Today is the last day of the 45th anniversary Offshore Technology Conference 2014 (OTC 2014) and it has been a record-breaking show all around. The enormity of OTC is quite astounding and is only matched by the amount of enthusiasm and technological innovation designed to improve the Oil & Gas (O&G) industry.
Massive demand growth
The OTC buzz from the trade show floor, conference discussions, and from industry analysts, is that O&G CAPEX will see growth this year and rise significantly over the next five-years. As industry analyst John Westwood, from Douglas-Westwood, discussed at OTC (you can read more about the luncheon discussion in the OTC 2014 Show Daily for Day 3, p.10), the O&G industry is facing a big growth event because of demand increases. Westwood estimated 130% CAPEX growth through 2020 which would equal US $260 billion. As the OTC 2014 Show Daily (p. 10) also noted, Westwood expects "[m]ore than 670,000 development wells will need to be drilled worldwide through 2020."
Citi Research's review of OTC echos the trade show buzz as they too see similar growth patterns. More specifically, the growth and rising demand is increasing drilling events and 24-hour operations which is having an impact on tool use and tool lifespans, requiring more CAPEX investments because of the need to refurbish and/or replace downhole tools (p. 1, 4 ff.).
Importantly from OTC, there is much talk about the increase in North American growth from fracing as well as the opening of Mexico's reserves for offshore Exploration and Production (E&P). The news around Mexico's reserves opening, with privatized bidding to begin in mid-2015, could bring significant changes in the global E&P and possibly deepwater production supply in the next five-years, as The Houston Business Journal details.
Knowing your expanding supply chain and supplier critical
The demand is strong for additional supply, but there are still price pressures in E&P which means that understanding the growing supply chain and supplier capabilities and expertise is going to also grow in importance. Not only is there the requirement on the E&P side for more efficient and productive operations, which means improving margins across the board, there is also a growing movement toward the intelligent well, much as other industries have seen growth in "smart" or "intelligent" operations thanks to technology advances.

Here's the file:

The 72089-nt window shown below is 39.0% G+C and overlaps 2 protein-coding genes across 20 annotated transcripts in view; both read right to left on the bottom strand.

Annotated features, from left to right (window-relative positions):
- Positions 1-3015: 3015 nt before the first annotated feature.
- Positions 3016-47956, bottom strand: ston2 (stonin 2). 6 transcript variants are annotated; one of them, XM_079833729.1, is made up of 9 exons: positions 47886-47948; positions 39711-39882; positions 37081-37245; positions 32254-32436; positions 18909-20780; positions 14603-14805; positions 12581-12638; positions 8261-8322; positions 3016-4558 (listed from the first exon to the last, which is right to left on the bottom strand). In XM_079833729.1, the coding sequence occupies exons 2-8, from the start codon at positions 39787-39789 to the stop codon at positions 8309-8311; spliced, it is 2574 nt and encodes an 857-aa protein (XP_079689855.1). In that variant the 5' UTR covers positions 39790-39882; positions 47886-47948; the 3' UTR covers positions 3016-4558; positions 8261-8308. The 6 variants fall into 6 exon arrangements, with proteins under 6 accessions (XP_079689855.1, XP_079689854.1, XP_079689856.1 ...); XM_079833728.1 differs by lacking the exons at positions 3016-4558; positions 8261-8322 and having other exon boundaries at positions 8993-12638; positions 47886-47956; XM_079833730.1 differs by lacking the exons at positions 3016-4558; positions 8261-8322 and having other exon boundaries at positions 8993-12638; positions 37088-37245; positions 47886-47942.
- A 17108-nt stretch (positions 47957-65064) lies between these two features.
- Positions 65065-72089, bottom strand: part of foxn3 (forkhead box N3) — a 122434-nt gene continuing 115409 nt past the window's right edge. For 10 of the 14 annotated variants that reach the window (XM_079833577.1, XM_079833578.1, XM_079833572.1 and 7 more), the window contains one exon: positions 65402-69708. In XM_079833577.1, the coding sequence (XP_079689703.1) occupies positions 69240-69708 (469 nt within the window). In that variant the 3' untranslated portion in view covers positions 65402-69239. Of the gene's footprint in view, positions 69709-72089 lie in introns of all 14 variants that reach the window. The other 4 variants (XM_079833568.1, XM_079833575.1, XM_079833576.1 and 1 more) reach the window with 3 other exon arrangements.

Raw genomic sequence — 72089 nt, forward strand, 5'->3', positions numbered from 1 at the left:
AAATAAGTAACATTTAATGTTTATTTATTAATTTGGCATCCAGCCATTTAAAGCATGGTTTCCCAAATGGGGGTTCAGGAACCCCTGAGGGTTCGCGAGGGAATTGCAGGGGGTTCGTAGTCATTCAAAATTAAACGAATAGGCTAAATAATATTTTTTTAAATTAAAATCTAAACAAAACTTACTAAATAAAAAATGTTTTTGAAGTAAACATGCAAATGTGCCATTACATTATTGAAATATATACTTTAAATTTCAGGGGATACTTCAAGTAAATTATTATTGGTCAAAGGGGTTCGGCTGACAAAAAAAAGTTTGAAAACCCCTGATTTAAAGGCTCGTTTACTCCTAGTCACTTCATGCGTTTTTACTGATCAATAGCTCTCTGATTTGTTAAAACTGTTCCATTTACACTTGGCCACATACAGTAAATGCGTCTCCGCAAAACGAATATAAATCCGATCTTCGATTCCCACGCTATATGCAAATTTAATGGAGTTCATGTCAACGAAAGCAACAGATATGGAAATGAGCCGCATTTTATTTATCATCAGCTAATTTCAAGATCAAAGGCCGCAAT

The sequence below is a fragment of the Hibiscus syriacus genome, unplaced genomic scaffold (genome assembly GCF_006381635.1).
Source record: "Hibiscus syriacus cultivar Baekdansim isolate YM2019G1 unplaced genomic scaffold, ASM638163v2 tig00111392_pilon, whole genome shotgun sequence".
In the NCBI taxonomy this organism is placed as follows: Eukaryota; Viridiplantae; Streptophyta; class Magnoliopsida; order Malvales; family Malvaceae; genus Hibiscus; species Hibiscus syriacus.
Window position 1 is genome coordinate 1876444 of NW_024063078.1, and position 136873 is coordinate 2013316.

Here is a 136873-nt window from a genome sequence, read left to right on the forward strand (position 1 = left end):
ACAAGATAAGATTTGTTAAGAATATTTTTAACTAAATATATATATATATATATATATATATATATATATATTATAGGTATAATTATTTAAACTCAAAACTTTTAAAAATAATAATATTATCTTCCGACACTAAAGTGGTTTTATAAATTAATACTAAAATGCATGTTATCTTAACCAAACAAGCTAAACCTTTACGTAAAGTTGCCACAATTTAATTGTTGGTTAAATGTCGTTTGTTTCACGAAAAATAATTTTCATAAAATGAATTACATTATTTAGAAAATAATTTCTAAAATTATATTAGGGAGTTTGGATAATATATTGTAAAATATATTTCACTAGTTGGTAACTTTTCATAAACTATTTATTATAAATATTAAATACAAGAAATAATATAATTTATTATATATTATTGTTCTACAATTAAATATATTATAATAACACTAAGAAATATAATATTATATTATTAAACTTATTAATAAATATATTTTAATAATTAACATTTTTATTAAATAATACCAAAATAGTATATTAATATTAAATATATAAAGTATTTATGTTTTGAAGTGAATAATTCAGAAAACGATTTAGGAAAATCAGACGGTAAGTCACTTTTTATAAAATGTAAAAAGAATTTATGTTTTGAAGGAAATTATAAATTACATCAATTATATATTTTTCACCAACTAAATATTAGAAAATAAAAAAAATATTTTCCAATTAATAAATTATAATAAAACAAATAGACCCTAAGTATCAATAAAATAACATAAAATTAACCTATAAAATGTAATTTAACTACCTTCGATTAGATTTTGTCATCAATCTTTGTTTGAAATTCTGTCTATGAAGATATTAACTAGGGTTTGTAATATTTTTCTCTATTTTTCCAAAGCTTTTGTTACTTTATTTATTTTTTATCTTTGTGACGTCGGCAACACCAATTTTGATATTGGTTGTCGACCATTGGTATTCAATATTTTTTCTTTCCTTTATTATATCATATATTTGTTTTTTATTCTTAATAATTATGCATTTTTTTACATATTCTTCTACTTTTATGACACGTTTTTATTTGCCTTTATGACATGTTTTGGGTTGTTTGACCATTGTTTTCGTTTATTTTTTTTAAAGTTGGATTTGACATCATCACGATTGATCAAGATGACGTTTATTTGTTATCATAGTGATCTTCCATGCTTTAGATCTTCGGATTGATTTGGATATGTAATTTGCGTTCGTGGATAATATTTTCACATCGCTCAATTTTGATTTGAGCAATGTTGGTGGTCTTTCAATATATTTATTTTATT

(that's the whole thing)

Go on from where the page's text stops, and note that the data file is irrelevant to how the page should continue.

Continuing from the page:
In the case of O&G, we have experienced a considerable amount of technology growth over the recent decade. As with other industries, the recent wave of intelligent operations across the E&P activities is increasing the range and types of components needed not only onboard downhole tools, but also in field sites, rigs, and at the main data centers so that complex analyses can be quickly performed and acted upon in the field.
Having a strategic solution for partnering with experienced and knowledgeable suppliers for goods and services is a point that Westwood reiterated during the luncheon. Agility is critical to support so many sites with a wide variety of parts and services. With the expanding set of electronic components needed in the field, it is important to note that not every supplier has the experience or capability to handle these sensitive components and ensure quality and conformity while being able to meet the logistical demands of O&G companies. Smith is proud to be one of the longstanding, top-quality service and component suppliers for over 30 years with special attention to the O&G industry.